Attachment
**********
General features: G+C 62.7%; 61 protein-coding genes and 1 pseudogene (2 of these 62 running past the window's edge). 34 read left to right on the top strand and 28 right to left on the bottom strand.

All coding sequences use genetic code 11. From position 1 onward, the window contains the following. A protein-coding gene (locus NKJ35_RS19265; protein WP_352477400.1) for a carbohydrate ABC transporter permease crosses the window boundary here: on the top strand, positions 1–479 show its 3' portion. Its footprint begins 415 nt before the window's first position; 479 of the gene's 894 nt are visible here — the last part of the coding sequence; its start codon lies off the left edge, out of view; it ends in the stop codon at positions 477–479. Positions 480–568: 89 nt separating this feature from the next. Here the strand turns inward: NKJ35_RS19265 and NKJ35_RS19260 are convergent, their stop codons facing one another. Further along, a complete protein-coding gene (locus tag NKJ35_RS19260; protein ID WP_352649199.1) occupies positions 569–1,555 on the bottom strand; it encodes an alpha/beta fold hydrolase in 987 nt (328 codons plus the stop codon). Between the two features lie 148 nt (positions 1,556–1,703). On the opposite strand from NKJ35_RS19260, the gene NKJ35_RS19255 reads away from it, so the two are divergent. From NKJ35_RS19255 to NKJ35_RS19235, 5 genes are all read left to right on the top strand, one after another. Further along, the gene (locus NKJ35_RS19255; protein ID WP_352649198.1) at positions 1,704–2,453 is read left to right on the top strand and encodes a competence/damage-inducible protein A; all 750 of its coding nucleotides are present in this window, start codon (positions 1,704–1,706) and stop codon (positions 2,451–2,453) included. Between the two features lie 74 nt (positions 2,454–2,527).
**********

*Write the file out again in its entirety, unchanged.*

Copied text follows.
General features: G+C 62.7%; 61 protein-coding genes and 1 pseudogene (2 of these 62 running past the window's edge). 34 read left to right on the top strand and 28 right to left on the bottom strand.

All coding sequences use genetic code 11. From position 1 onward, the window contains the following. A protein-coding gene (locus NKJ35_RS19265; protein WP_352477400.1) for a carbohydrate ABC transporter permease crosses the window boundary here: on the top strand, positions 1–479 show its 3' portion. Its footprint begins 415 nt before the window's first position; 479 of the gene's 894 nt are visible here — the last part of the coding sequence; its start codon lies off the left edge, out of view; it ends in the stop codon at positions 477–479. Positions 480–568: 89 nt separating this feature from the next. Here the strand turns inward: NKJ35_RS19265 and NKJ35_RS19260 are convergent, their stop codons facing one another. Further along, a complete protein-coding gene (locus tag NKJ35_RS19260; protein ID WP_352649199.1) occupies positions 569–1,555 on the bottom strand; it encodes an alpha/beta fold hydrolase in 987 nt (328 codons plus the stop codon). Between the two features lie 148 nt (positions 1,556–1,703). On the opposite strand from NKJ35_RS19260, the gene NKJ35_RS19255 reads away from it, so the two are divergent. From NKJ35_RS19255 to NKJ35_RS19235, 5 genes are all read left to right on the top strand, one after another. Further along, the gene (locus NKJ35_RS19255; protein ID WP_352649198.1) at positions 1,704–2,453 is read left to right on the top strand and encodes a competence/damage-inducible protein A; all 750 of its coding nucleotides are present in this window, start codon (positions 1,704–1,706) and stop codon (positions 2,451–2,453) included. Between the two features lie 74 nt (positions 2,454–2,527).